If your LLS-Corp has passed the deadline of 75 days, you must also file Form 8832, Entity Classification Election, in order to opt to be taxed as a corporation. Then you would send Form 2553 and Form 8832 jointly by certified mail from the USPS. In Florida, you can file your form 2553 in the Department of the Treasury Internal Revenue Service Center – Ogden, UT 84201 Fax: 855-214-7520 .

FAQs

What is the difference between an LLC and an S-Corp in Florida?
An LLC in Florida is a limited liability company, which offers protection from personal liability for owners (members). An S-Corp is a type of corporation that allows profits and losses to pass through to the shareholders.
What is the filing process for forming an LLC or S-Corp in Florida?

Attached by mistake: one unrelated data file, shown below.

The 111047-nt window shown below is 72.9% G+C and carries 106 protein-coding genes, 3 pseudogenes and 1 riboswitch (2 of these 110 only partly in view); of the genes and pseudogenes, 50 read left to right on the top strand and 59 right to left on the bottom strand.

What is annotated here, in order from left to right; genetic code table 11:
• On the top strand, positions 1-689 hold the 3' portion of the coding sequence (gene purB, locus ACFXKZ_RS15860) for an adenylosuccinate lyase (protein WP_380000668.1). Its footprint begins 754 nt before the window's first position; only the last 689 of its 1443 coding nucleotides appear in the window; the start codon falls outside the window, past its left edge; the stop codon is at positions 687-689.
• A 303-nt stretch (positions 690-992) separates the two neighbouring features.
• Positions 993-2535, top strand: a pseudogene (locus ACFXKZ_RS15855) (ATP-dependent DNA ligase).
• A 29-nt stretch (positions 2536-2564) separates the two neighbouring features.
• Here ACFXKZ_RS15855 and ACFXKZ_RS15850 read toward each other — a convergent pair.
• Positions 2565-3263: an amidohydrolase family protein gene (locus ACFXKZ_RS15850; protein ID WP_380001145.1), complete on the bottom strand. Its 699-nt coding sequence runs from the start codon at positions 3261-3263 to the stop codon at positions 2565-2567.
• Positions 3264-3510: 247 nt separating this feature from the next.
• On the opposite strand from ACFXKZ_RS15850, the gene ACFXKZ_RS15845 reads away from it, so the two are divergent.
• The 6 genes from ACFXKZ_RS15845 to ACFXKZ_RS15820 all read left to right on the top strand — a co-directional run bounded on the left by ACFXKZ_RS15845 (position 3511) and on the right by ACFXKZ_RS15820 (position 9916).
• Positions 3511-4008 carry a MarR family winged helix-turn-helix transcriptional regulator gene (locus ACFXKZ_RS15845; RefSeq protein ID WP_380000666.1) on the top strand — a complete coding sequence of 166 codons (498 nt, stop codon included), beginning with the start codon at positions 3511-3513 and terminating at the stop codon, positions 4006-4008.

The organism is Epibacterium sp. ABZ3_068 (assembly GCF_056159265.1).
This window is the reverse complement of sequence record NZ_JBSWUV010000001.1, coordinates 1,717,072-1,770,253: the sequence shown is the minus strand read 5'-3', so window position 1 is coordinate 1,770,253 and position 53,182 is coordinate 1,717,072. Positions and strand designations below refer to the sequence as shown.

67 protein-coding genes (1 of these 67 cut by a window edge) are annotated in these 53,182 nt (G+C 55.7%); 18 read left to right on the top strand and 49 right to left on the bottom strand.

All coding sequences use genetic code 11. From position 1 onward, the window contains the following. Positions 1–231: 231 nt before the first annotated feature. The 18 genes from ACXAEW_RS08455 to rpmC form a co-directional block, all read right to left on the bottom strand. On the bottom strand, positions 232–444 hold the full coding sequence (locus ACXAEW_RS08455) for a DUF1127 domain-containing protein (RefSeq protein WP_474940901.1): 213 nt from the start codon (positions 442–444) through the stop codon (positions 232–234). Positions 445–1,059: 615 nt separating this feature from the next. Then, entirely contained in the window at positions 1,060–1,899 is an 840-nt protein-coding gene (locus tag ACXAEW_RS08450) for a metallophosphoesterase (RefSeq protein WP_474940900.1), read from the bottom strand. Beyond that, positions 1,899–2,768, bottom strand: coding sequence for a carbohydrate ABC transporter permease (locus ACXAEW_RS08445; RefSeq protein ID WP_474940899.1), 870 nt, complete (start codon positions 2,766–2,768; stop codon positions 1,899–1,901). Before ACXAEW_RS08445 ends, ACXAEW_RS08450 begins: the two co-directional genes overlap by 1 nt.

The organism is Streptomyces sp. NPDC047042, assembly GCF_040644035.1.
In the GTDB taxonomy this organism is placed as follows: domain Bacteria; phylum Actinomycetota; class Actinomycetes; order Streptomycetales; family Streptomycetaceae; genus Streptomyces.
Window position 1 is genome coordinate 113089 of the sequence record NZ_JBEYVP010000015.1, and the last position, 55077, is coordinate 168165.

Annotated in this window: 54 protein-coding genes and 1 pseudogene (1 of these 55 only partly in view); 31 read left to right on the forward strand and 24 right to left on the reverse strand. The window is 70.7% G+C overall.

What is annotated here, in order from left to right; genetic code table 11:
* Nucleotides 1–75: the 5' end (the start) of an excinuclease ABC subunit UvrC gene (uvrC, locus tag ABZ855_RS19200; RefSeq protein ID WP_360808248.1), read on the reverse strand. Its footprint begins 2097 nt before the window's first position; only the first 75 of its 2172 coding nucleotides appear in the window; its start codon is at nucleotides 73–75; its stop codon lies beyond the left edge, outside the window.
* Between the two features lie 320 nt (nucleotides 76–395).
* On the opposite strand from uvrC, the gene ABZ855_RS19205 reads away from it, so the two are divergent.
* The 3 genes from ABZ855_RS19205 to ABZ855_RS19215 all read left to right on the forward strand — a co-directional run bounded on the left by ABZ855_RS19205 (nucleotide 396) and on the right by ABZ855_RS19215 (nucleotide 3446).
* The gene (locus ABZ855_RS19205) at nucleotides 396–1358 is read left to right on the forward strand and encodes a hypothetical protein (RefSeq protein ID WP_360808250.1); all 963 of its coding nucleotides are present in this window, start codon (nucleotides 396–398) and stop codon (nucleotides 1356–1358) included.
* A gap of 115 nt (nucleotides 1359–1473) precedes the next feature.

To form an LLC or an S-Corp in Florida, you must file Articles of Organization with the Florida Department of State. You must also register with the Florida Department of Revenue for tax purposes.
What are the legal requirements for LLCs and S-Corps in Florida?
LLCs and S-Corps in Florida must comply with the Florida Business Corporation Act, the Florida Limited Liability Company Act, and all applicable local, state, and federal laws.
How much does it cost to form an LLC or an S-Corp in Florida?
The cost to form an LLC or an S-Corp in Florida depends on the type of entity and the filing fees. Typically, LLCs cost between $50 and $200 to form and S-Corps cost between $100 and $800.
What is the annual reporting requirement for LLCs and S-Corps in Florida?
LLCs and S-Corps in Florida must file an Annual Report with the Florida Department of State. The filing fee is $150 for LLCs and $150 for S-Corps.
What are the minimum capital requirements for LLCs and S-Corps in Florida?